Update: As if to confirm rumors that it is considering building a new electric beach buggy, Volkswagen included the sketch in this lead photo on its corporate Christmas card, sent to various journalists and others who have a relationship with the company.
Autocar magazine reports that the concept is under "active consideration" at VW as one of a trio of retro-themed models on the company's new electric MEB platform. The others are the 2022 VW ID Buzz, and a new five-door hatchback in the form of the original Beetle. (No, we're not sure how that works, either.) The company is reportedly constructing a prototype at its Braunschweig, Germany research and development center.
What's old is new, and what's new is old.
As if a Volkswagen revival of the classic Microbus—complete with a cargo-van version—weren't enough, the company revealed to British Autocar magazine that one of the next models in its upcoming electric I.D. lineup may be a revival of the off-road Meyers Manx dune buggy.
VW never built the Manx. The iconic, fiberglass-bodied dune buggies, first built in 1964, were kit-car conversions designed to fit on classic 1960s rear-engine VW Beetle floor pans—complete with VW engines hanging out the back, frequently with "stinger" tail pipes pointing proudly to the sky. (Meyers still builds some updated versions of the buggy kits.)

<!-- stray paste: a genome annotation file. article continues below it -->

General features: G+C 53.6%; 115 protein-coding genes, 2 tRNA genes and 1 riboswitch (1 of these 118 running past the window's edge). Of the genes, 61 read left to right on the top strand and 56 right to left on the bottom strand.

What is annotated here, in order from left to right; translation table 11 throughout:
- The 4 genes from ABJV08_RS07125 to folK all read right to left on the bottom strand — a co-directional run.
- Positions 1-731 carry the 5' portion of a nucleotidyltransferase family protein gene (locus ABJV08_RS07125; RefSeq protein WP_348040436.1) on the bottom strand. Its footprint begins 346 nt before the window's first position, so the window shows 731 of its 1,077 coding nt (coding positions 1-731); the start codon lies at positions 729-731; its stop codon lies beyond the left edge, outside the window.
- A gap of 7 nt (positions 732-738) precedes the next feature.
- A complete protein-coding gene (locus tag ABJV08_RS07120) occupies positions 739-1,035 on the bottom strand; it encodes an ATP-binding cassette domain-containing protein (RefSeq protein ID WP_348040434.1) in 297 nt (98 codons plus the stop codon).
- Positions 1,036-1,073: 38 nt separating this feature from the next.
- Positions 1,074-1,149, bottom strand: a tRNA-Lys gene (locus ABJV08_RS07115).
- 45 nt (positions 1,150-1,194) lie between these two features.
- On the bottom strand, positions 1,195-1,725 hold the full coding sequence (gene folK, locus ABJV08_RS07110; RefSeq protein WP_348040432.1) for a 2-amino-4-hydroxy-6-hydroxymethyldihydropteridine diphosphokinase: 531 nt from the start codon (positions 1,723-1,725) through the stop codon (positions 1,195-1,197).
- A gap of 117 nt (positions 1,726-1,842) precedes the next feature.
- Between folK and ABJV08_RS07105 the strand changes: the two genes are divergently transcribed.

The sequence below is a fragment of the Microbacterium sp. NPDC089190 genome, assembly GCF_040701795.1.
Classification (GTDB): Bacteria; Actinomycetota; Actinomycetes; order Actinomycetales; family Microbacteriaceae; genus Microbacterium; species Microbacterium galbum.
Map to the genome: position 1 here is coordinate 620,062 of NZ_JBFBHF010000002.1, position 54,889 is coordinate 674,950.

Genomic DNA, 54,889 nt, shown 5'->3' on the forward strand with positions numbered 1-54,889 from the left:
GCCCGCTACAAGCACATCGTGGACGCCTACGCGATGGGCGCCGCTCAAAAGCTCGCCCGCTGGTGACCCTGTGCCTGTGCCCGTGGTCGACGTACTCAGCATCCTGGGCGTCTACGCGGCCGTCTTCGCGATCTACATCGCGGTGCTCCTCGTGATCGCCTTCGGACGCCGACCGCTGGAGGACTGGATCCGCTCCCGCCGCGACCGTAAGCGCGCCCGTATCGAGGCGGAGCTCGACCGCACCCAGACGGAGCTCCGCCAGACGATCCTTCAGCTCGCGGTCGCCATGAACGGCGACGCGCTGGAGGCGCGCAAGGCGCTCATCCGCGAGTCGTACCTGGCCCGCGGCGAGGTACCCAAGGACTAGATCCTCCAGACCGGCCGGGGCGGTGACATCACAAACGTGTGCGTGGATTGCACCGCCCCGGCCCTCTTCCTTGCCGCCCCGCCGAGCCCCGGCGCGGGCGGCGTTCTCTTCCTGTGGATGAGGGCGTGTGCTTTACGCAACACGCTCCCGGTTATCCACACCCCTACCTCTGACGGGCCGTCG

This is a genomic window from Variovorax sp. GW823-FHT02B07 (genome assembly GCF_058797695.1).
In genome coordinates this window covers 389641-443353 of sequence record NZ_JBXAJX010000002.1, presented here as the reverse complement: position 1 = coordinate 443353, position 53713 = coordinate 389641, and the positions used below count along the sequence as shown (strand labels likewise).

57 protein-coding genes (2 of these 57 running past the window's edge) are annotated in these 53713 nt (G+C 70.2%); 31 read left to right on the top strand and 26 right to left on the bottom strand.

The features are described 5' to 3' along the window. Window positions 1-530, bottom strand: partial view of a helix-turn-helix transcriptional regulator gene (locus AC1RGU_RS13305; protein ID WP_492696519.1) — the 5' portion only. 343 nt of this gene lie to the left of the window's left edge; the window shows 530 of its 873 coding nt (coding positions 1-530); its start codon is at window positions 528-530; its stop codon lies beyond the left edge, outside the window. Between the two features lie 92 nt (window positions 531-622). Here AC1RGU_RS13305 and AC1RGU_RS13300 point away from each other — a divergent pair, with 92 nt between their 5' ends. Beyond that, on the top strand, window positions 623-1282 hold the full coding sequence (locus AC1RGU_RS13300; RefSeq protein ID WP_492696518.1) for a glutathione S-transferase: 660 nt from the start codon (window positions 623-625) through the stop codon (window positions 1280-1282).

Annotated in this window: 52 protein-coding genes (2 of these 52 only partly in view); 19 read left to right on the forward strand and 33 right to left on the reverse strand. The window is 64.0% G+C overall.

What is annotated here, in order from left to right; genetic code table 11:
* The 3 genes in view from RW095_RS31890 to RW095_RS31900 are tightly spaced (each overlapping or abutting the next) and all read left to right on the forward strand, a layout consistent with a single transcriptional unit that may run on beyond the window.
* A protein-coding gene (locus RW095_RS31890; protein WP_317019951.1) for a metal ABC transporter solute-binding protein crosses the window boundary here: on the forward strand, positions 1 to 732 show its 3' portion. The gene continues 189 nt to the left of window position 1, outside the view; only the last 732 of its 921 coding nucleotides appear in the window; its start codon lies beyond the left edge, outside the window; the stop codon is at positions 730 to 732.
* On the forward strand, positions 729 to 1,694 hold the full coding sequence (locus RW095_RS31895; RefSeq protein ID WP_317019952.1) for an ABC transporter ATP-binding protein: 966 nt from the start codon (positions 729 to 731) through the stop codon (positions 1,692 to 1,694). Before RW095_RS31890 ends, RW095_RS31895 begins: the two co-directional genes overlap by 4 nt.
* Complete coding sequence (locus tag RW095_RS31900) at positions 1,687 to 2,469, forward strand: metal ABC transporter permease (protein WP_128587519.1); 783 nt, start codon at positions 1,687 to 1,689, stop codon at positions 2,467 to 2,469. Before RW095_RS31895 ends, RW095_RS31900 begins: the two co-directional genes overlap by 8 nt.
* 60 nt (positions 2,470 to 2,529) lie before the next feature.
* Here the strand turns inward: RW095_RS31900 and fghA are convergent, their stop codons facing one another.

Volkswagen's official version will be electric, based on its new MEB modular electric-car platform. The company has said other models based on the architecture will have up to 340 miles of range and will be able to charge at 125 kilowatts.
Volkswagen ID Buzz Concept
The electric Manx-style buggy could follow five or six other all-electric vehicles, ranging from an urban hatchback to a flagship sedan and long crossover—and that much-anticipated I.D. Buzz Microbus redux.
VW has also hinted it is working on retro-themed electric version of the classic Beetle after that. In all, the company says it will base 27 models on the new architecture to build 10 million new electric cars.